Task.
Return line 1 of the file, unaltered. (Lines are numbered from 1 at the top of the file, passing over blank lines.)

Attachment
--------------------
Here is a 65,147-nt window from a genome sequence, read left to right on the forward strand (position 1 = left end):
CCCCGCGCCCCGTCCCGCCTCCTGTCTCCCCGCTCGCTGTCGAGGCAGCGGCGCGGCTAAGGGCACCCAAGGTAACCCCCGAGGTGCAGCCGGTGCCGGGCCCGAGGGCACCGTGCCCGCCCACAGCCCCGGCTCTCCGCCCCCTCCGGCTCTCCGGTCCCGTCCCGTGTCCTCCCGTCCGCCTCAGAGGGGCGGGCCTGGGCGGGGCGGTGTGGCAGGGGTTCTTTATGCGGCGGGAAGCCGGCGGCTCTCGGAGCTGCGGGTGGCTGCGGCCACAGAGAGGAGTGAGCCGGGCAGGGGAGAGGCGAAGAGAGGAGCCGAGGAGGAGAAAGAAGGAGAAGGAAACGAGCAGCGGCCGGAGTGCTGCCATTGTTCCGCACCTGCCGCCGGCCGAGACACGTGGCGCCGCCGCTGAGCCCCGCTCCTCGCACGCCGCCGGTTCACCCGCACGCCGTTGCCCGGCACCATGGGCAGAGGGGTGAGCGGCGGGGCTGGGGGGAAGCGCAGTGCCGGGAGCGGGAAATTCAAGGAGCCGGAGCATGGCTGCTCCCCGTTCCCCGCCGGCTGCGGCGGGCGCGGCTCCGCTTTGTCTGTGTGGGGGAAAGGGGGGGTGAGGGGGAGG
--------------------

Here is a 65,147-nt window from a genome sequence, read left to right on the forward strand (position 1 = left end):